Last updated:

January 19, 2024


 min read

Non- Medication Treatment for Teens with ADHD

Discover effective non-medication treatments for teens with ADHD in our comprehensive guide. Explore strategies, therapies, and lifestyle adjustments to help manage ADHD symptoms without relying solely on medication.


Does your teen keep forgetting to turn in their homework? Do they fail to finish projects as they wait until the very last moment to begin?  

Teenagers with ADHD may struggle to keep up with expectations and responsibilities during high school. However, there are things parents may do to support their teenagers with ADHD in handling their schoolwork and friendships.

In general, teens with ADHD show fewer of the hyperactive symptoms we associate with the condition in children. However, once students start high school, there are much higher expectations for them both academically and socially, which can be difficult for teenagers with ADHD.

If your child has ADHD, it's important to watch out for issues with more than just their academic performance. Additionally, you should be aware of issues with respect to social relationships, emotional stability and risky behaviour. 

Testing for ADHD

Talk with your teen's psychiatrist or  clinical psychologists about concerns if you think they may have ADHD. To understand your teen's symptoms better, they will question both you and your teen. You may also ask other adults to complete questionnaires, including your teen's teachers, coaches or guidance counsellors. 

The psychiatrist or  clinical psychologists may be able to make a diagnosis of ADHD for your teen based solely on the data collected from these interviews and questionnaires.Blood tests and brain scans cannot reveal whether your teen has ADHD. 

Gender differences in ADHD among teens

According to studies, girls are less likely to be given an ADHD diagnosis because the adults in their lives often understand their symptoms differently. There is evidence that teenage girls are more likely to find efficient coping mechanisms. Therefore, they can effectively control their ADHD symptoms, at times for years. Because they didn't exhibit overt ADHD symptoms when they were younger, their behaviours are more likely to be linked to other causes when they do start to experience difficulties in coping. 

According to studies, people with ADHD are more inclined to internalise their symptoms. This can result in depression, anxiety, and low self-esteem. This may be because of the additional stress that having ADHD adds to daily life.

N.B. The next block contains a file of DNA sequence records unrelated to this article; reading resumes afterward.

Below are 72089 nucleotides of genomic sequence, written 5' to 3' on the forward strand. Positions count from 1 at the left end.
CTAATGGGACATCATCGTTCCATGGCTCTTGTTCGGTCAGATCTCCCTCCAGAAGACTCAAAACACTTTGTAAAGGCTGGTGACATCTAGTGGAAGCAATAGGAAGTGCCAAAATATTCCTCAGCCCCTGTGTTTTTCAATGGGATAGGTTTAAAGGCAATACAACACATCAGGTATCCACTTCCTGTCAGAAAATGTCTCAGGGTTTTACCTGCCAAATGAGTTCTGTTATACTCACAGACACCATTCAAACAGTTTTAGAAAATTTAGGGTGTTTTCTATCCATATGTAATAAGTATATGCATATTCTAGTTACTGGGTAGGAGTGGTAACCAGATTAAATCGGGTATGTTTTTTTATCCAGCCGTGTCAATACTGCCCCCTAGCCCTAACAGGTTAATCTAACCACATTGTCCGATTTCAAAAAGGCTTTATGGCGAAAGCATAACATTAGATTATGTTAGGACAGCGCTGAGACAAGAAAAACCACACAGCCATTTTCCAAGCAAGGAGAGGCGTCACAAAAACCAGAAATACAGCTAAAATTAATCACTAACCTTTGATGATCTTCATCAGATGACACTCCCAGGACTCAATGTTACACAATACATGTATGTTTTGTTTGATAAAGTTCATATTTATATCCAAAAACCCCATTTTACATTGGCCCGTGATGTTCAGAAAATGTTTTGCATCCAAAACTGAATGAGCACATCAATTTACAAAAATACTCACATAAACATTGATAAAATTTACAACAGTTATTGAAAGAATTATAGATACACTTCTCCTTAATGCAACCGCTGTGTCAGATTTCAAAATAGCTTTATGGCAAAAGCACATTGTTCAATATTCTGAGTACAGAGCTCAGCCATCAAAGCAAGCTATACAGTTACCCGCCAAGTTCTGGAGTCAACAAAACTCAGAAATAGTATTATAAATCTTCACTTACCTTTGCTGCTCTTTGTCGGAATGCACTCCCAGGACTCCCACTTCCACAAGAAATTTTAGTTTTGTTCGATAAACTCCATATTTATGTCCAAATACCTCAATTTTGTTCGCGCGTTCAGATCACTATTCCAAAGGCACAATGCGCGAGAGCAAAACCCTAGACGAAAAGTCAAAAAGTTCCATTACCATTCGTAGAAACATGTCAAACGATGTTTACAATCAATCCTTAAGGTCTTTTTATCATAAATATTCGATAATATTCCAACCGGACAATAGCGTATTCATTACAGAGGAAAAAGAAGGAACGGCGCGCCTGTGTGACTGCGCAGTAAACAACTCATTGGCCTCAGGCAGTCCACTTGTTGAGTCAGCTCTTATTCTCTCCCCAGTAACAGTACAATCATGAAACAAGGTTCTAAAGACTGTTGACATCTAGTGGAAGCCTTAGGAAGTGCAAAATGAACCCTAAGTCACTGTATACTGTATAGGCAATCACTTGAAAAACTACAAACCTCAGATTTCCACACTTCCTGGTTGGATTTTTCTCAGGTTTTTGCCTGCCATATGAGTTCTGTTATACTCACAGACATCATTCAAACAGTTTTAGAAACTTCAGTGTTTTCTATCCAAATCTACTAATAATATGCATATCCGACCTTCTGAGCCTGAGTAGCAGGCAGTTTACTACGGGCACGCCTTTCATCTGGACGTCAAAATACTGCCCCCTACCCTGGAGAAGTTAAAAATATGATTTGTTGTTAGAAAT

Girls tend to not be tested for ADHD when these internalised symptoms are mostly linked to a mental health issue like anxiety or depression. 

A vicious cycle may begin because adults begin to believe that ADHD is a disorder that only affects males, so they don't look for symptoms in females. 

Non- Medication Treatments for Teens


Therapy can at times help teenagers with managing their ADHD symptoms. Therapy may be a good option if you'd like your teen to try a non-pharmacological approach. Teenagers who are taking medication can still take therapy. 

Teens and their parents can improve problem behaviours by changing the teen's social and physical environments with the aid of therapy. Therapy can be carried out in groups or one-on-one sessions with a therapist. Teens may gain knowledge in individual therapy about how to better organise their work and manage their time. Teenagers can learn how to enhance their relationships with friends and family members in individual and group therapy.


If your teen has been diagnosed with ADHD, their school might be able to help. If a teen has a disability that affects their capacity to learn, under Section 504 of the Rehabilitation Act, changes may be made to the classroom environment. Your teen's learning environment can be changed as part of an individualised educational plan. This might involve having access to special education programmes in the classroom or other services not offered in the teenager's regular class environment. 

Support Groups

The parents of children and teenagers who have been diagnosed with ADHD form support groups. They come together to share knowledge, as well as to give and receive feedback and support from one another. These groups may be run by parents or by mental health professionals. For families with teens who have been diagnosed with ADHD, support groups can be a valuable source of knowledge and community. 

Teens with ADHD can benefit from peer-support groups that may help them in better understanding and managing their symptoms.

Having a routine

Help your teen in creating a consistent daily routine. A regular wake-up time as well as bedtime can be included in this. Additionally, your teenager should eat regular meals at the same time every day.  

Limiting screen time

Teens' focus and attention spans may decrease from exposure to digital media. One hour before bedtime, ask your teen to turn off their gadgets. Encourage them to engage in screen-free activities like reading, sports, and card or board games.

Parting words

Acknowledge that your child's concerns are due to developmental disorder. Although ADHD may not have visible external symptoms, it is a disability and needs to be handled as such. Keep in mind that your child can't "snap out of it" or "just be relaxed and normal" whenever you start to feel angry or agitated.

It looks easy, but keep things in perspective and take each day as it comes. Recognise that as the parent, you set rules for acceptable behaviour in the house. Be kind and patient at all times, but resist becoming intimidated or bullied by your child's actions when they fail to finish a task.